faith Moses, when he was born, was hidden for three months by his parents,” says the book
of Hebrews, “and they were not afraid of the king’s edict” (Hebrews 11:23). That statement
points to an important truth about the faith of people who know and follow the Lord –
Faith defies the world’s injustice.
You see it again and again, not just in the pages of the Bible, but in believers of
every era. Faith in God gives ordinary people the strength to do extraordinarily brave
things, and God brings them through. Faith can motivate the defenseless to stand up to
this world’s rulers, to fight injustice even when it’s backed by the powers of the state,
to remain true to the Lord despite threats or intimidation or sometimes outright
Moses’ parents weren’t revolutionaries or radicals. They had no power, but when the
state made an evil demand, they simply and quietly said, “No, we won’t obey, we won’t
submit.” They were not afraid of the king’s edict, says the Bible. Napoleon once remarked
that moral courage is even greater than physical courage, and also more rare. That kind of
courage comes from faith. Those who trust in God need not be afraid of the evil powers
because they know that God holds ultimate power over all human rulers and states.
When Pilate was questioning Jesus, he was stunned by Jesus’ silent composure. “Don’t
you know I can have you crucified?” he asked. “You have no authority except what has been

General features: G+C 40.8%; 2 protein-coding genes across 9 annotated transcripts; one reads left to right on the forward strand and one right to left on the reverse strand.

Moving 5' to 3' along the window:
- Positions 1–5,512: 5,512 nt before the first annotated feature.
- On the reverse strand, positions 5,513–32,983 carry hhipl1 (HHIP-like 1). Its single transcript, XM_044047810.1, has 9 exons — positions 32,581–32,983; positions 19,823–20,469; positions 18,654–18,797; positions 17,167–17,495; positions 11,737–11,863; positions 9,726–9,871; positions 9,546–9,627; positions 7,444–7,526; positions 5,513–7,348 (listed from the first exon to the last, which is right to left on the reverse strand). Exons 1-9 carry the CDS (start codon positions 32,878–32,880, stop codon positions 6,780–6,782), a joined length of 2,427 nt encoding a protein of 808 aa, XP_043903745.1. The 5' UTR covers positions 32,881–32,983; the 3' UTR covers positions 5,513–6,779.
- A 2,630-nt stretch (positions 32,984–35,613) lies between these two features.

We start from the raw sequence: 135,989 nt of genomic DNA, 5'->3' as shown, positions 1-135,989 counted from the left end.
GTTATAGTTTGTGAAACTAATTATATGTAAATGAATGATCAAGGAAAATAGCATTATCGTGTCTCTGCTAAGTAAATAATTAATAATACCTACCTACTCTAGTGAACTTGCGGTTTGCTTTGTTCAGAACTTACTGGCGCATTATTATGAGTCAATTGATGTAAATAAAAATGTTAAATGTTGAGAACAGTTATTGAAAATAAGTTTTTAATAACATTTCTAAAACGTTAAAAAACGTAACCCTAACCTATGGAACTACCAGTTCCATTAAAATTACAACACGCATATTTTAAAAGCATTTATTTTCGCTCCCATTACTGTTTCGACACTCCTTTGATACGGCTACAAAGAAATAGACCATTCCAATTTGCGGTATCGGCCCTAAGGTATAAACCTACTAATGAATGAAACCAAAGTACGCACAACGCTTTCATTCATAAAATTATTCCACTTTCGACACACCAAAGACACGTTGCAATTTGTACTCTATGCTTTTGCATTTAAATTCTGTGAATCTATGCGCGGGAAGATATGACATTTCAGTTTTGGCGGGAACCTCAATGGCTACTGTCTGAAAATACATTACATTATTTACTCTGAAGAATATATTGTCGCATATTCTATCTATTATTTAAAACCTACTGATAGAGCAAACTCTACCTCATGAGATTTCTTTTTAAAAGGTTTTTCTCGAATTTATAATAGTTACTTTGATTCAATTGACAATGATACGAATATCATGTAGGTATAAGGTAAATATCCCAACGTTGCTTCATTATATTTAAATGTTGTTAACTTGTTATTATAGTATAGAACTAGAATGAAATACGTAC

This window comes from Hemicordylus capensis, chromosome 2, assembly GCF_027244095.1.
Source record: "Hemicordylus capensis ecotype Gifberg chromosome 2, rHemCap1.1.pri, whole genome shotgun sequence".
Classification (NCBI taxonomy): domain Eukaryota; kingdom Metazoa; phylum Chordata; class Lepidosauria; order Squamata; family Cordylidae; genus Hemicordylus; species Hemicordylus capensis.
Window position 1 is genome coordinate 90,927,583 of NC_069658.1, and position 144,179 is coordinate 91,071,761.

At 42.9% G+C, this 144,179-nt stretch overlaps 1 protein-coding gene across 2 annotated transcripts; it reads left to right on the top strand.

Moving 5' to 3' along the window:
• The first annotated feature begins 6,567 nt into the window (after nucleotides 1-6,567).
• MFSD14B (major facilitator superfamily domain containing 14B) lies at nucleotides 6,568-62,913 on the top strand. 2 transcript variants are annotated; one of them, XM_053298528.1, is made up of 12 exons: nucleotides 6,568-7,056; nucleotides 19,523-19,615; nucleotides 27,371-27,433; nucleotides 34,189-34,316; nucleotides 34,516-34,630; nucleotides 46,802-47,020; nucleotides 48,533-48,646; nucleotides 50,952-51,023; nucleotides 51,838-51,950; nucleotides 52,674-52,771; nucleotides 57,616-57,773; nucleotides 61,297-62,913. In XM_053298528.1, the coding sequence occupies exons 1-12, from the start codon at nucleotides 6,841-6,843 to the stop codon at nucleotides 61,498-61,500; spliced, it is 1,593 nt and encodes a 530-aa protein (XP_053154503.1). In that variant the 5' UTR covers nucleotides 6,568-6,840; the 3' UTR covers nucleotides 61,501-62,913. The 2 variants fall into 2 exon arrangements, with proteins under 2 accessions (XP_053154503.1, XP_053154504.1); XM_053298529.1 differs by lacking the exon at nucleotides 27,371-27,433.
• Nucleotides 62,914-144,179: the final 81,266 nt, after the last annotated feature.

given to you,” Jesus calmly replied. Christians can have the strength to defy evil rulers
because we know there is a higher authority. We serve a greater King.
So faith in Christ gives us the strength to say no to what is wrong, even if we’re
faced with the threat of punishment. You know, today there are millions of Christians
throughout the world who are quietly living in defiance of the unjust demands of state or
religion. Persecution of believers for their faith is very real today. But God is giving
his people the power to stand fast for him despite all threats. Faith defies the
Faith also says no to the world in another sense: it denies the world. Faith means
being able to choose the things of God instead of all the things society values and
considers important. Faith can make us identify with the Lord’s people even if that means
saying no to the glittering prizes the world offers.
As a boy, Moses was taken to Pharaoh’s palace to be raised as the son of Pharaoh’s
daughter. We can scarcely imagine the wealth and privilege of such a life. But Moses had
been raised as a Hebrew and he never forgot his childhood lessons. One day he came
unexpectedly to a crossroads in his life. It so often happens that way – suddenly you turn
a corner and you find yourself faced with a decision. You have to make a choice, sometimes
before you even realize what’s happening. That’s what Moses did on the day he stumbled
upon an Israelite worker being mistreated by an Egyptian slave master.
All of a sudden the issues came into sharp focus for Moses. Who was he really, an